I don’t understand how everything has to be about some form of government stepping in to correct some perceived injustice b/c everyone can’t get what they want – its not like there is a substantial lack of affordable housing w/in even a bike ride of downtown now.
Affordable is relative and I don’t think its time to panic just yet. There is a good point here; the time is now to develop infrastructure and practices that make the city accessible and affordable to all. Mass transit is integral to this. We have to plan for this now.
“The new housing is for the new people working downtown, which are usually middle and upper-middle class people. The government workers and restaurant staff can live where they’ve always lived.”
Nice way to sound like an elitist jerk. I suppose you upper class folks just don’t wanna deal with us riff-raff. We do our jobs, work our butts off, but god forbid we could live near our jobs and taint your neighborhood with our lower-middle-class stank.
I see both sides here.
Between student loans and medical bills, I couldn’t afford to live downtown – so I didn’t. Now, I can. And I moved into downtown about 6 months ago. So, on the one hand, I don’t really see the necessity to design affordable housing. People can move downtown when their finances allow them to.
On the other hand, that doesn’t justify the potential displacement of low-income families to make room for new, upscale development. They have a legitimate argument, and have my sympathy.
I neither live nor work downtown. I live a bit outside downtown, and work in RTP. I would love to be able to work and live in downtown. I don’t expect the government or a private developer is going to make that happen for me. All I’m saying is I also don’t expect them to do that for anyone else either. Sorry that makes me an elitist jerk.
I think the reason this has become an issue is that for decades no one wanted to live downtown, so there was plenty of cheap housing for everyone. Now that downtown has gotten better, nicer (and more expensive) places are being built. This irks people who can’t have that lifestyle seeing it thrown in their faces. Meanwhile, there is still plenty of cheap housing exactly where it has always been. Virtually none of these new projects have torn down cheap housing and replaced it. Instead, it is a new addition in formerly empty spaces.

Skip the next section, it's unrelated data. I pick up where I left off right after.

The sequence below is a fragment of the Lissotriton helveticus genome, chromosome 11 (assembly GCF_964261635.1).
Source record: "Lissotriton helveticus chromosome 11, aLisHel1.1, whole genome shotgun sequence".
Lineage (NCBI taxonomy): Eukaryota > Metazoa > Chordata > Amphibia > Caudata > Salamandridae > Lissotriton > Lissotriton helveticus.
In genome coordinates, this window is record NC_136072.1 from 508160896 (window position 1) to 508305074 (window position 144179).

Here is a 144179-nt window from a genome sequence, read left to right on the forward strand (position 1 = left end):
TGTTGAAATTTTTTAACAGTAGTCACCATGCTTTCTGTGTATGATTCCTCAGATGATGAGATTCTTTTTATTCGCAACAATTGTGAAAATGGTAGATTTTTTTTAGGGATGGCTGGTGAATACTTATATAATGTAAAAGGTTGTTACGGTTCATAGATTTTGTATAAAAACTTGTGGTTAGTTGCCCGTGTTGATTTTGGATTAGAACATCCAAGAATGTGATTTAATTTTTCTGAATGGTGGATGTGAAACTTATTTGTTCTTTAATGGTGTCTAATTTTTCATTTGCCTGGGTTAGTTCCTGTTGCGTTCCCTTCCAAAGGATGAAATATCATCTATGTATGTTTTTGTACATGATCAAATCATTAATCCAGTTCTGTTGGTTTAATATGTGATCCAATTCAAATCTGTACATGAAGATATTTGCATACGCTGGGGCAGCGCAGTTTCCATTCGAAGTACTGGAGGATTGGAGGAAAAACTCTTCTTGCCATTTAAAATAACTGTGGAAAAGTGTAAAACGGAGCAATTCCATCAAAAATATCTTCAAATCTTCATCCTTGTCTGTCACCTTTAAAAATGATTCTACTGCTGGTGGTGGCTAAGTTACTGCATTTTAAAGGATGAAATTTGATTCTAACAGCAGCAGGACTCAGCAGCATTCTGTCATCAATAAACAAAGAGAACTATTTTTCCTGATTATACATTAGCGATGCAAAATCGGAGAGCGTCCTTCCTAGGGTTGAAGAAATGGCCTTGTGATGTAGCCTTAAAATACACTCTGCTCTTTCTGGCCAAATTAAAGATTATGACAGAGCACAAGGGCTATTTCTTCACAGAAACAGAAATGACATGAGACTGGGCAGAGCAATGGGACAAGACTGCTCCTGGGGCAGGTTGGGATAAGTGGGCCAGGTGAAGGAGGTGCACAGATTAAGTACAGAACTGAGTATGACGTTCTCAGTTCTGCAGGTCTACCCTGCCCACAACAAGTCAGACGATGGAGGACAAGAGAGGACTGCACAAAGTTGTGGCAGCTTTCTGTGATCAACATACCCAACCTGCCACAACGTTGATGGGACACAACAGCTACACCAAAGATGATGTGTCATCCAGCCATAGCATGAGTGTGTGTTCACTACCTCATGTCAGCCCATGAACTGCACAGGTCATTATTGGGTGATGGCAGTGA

From a environmental/sustainability viewpoint, our city as a whole would benefit from having more people live closer to where they work. That means the downtown service industry living in more affordable housing downtown.
I doubt anyone is advocating denying developers to build luxury apts. It’s just that for a thriving downtown, those developments should be supplemented with affordable buildings. With the escalation of land prices, it will probably require city government subsidies to make it attractive financially to a private developer.
@Mike, given that the state already owns a ton of land DT, the mechanism already exists that would allow a deal to be struck between government and developers to build more affordable housing. If the state consolidated and centralized its operations in fewer larger buildings downtown, it could free up land that could be sold at a discount for such an arrangement….but good luck with that! It isn’t going to happen. However, let’s say that it did. Development and improvement of this land would increase revenues for the city and county by building the tax base. It would also increase tax revenues by encouraging retail and services development necessary to serve a larger population. All of this would happen within the existing infrastructure of roads, utilities and service areas. The result would be a slower growing infrastructure relative to the population and tax revenues. It would be a “win”.
Alas, this scenario won’t happen because the legislature couldn’t give a shit about Raleigh and what’s good for it. The state is gerrymandered to give the controlling voice to the rural residents of the state and they care about their issues. The irony is that the state’s ability to “care” about their issues relies heavily on the funding that is generated off the incomes in the Triangle and Charlotte.
Just to play devil’s advocate, before I stop monopolizing this thread, wouldn’t it be just as advantageous environmentally to have the people that eat/drink/hang out downtown live close by downtown? Rich hipster programmers or whatever…. Well great, because now they will have plenty of housing for them!
Developers ar all about making money then selling the property and getting out! And all the yuppie kids are willing to pay $1500 a month for a studio!
Comments are closed.